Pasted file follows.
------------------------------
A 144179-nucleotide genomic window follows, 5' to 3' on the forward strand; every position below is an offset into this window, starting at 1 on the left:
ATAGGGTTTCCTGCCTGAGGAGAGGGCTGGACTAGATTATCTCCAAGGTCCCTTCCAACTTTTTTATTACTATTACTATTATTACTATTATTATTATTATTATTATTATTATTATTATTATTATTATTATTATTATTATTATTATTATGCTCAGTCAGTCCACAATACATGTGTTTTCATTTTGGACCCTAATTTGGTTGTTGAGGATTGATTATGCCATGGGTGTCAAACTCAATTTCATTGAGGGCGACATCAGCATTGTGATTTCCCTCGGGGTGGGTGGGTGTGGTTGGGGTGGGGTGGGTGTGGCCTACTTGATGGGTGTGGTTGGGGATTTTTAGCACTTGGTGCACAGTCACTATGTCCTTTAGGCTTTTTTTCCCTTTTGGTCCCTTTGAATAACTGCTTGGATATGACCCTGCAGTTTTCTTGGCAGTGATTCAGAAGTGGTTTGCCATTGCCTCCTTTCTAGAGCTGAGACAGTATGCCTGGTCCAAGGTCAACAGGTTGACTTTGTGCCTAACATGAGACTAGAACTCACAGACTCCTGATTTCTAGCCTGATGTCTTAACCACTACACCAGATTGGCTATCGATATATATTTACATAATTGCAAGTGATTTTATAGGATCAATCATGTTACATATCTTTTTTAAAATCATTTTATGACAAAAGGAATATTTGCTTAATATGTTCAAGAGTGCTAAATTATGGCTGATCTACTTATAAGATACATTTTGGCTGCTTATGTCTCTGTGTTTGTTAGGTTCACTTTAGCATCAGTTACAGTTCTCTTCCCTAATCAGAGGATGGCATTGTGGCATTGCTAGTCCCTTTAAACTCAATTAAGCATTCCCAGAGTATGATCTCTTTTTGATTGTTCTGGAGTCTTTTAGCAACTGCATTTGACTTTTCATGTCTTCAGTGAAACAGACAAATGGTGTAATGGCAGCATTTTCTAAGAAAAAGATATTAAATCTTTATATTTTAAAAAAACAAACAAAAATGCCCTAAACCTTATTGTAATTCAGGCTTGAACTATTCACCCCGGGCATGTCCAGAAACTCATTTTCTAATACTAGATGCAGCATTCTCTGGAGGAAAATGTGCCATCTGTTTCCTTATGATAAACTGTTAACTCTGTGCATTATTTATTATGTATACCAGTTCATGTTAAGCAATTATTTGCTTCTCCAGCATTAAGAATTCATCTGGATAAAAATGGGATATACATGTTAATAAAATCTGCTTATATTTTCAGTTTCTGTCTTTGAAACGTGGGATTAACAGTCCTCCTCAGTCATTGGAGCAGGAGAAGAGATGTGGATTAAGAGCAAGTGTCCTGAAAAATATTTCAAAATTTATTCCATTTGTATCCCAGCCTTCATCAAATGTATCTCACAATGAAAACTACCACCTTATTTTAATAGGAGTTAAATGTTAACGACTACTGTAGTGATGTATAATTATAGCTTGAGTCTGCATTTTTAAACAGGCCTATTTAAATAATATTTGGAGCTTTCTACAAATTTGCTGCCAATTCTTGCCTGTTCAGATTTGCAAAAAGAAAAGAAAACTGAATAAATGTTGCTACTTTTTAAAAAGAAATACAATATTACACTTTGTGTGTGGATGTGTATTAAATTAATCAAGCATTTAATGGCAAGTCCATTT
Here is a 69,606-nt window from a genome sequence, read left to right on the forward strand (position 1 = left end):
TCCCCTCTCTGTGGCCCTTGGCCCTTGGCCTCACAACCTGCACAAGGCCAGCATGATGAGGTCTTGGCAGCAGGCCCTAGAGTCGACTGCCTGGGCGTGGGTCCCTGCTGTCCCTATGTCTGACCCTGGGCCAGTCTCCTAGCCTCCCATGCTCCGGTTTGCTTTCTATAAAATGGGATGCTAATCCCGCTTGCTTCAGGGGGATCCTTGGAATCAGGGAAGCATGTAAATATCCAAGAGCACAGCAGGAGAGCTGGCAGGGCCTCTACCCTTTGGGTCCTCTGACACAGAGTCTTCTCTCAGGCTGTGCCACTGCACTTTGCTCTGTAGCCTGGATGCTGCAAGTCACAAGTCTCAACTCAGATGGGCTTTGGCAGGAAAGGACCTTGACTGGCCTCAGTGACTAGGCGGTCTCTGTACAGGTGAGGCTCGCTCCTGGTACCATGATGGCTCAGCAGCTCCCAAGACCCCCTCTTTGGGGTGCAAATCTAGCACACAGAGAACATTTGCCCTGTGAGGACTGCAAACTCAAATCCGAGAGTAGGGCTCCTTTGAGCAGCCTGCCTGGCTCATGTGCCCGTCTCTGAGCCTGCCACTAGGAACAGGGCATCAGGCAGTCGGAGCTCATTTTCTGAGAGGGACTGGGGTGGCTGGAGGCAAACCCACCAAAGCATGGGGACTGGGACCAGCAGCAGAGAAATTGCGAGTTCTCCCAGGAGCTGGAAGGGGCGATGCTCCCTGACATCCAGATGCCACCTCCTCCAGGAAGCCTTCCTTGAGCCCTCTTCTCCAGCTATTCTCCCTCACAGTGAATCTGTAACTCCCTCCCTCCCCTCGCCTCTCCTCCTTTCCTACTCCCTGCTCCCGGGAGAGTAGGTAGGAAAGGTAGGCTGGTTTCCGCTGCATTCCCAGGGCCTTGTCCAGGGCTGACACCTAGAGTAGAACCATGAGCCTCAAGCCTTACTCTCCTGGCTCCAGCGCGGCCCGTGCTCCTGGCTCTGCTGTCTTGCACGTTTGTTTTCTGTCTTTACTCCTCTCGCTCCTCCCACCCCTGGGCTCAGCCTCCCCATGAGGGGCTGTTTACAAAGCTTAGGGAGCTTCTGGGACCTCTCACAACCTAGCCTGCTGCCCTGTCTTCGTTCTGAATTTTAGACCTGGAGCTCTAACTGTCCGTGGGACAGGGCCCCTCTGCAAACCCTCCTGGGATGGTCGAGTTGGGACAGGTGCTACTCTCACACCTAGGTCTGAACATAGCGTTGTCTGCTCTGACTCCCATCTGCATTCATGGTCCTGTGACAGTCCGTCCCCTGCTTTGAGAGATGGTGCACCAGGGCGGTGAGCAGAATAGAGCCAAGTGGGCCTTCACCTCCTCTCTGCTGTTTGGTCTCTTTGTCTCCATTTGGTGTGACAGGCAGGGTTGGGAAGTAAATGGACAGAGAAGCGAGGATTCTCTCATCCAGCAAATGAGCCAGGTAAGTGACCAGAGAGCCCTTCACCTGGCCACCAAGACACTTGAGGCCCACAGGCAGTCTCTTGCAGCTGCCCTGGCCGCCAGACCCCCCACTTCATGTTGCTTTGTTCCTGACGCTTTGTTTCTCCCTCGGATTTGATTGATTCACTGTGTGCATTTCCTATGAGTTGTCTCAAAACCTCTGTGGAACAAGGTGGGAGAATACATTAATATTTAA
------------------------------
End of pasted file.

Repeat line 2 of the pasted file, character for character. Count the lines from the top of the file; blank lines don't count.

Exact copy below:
ATAGGGTTTCCTGCCTGAGGAGAGGGCTGGACTAGATTATCTCCAAGGTCCCTTCCAACTTTTTTATTACTATTACTATTATTACTATTATTATTATTATTATTATTATTATTATTATTATTATTATTATTATTATTATTATTATTATGCTCAGTCAGTCCACAATACATGTGTTTTCATTTTGGACCCTAATTTGGTTGTTGAGGATTGATTATGCCATGGGTGTCAAACTCAATTTCATTGAGGGCGACATCAGCATTGTGATTTCCCTCGGGGTGGGTGGGTGTGGTTGGGGTGGGGTGGGTGTGGCCTACTTGATGGGTGTGGTTGGGGATTTTTAGCACTTGGTGCACAGTCACTATGTCCTTTAGGCTTTTTTTCCCTTTTGGTCCCTTTGAATAACTGCTTGGATATGACCCTGCAGTTTTCTTGGCAGTGATTCAGAAGTGGTTTGCCATTGCCTCCTTTCTAGAGCTGAGACAGTATGCCTGGTCCAAGGTCAACAGGTTGACTTTGTGCCTAACATGAGACTAGAACTCACAGACTCCTGATTTCTAGCCTGATGTCTTAACCACTACACCAGATTGGCTATCGATATATATTTACATAATTGCAAGTGATTTTATAGGATCAATCATGTTACATATCTTTTTTAAAATCATTTTATGACAAAAGGAATATTTGCTTAATATGTTCAAGAGTGCTAAATTATGGCTGATCTACTTATAAGATACATTTTGGCTGCTTATGTCTCTGTGTTTGTTAGGTTCACTTTAGCATCAGTTACAGTTCTCTTCCCTAATCAGAGGATGGCATTGTGGCATTGCTAGTCCCTTTAAACTCAATTAAGCATTCCCAGAGTATGATCTCTTTTTGATTGTTCTGGAGTCTTTTAGCAACTGCATTTGACTTTTCATGTCTTCAGTGAAACAGACAAATGGTGTAATGGCAGCATTTTCTAAGAAAAAGATATTAAATCTTTATATTTTAAAAAAACAAACAAAAATGCCCTAAACCTTATTGTAATTCAGGCTTGAACTATTCACCCCGGGCATGTCCAGAAACTCATTTTCTAATACTAGATGCAGCATTCTCTGGAGGAAAATGTGCCATCTGTTTCCTTATGATAAACTGTTAACTCTGTGCATTATTTATTATGTATACCAGTTCATGTTAAGCAATTATTTGCTTCTCCAGCATTAAGAATTCATCTGGATAAAAATGGGATATACATGTTAATAAAATCTGCTTATATTTTCAGTTTCTGTCTTTGAAACGTGGGATTAACAGTCCTCCTCAGTCATTGGAGCAGGAGAAGAGATGTGGATTAAGAGCAAGTGTCCTGAAAAATATTTCAAAATTTATTCCATTTGTATCCCAGCCTTCATCAAATGTATCTCACAATGAAAACTACCACCTTATTTTAATAGGAGTTAAATGTTAACGACTACTGTAGTGATGTATAATTATAGCTTGAGTCTGCATTTTTAAACAGGCCTATTTAAATAATATTTGGAGCTTTCTACAAATTTGCTGCCAATTCTTGCCTGTTCAGATTTGCAAAAAGAAAAGAAAACTGAATAAATGTTGCTACTTTTTAAAAAGAAATACAATATTACACTTTGTGTGTGGATGTGTATTAAATTAATCAAGCATTTAATGGCAAGTCCATTT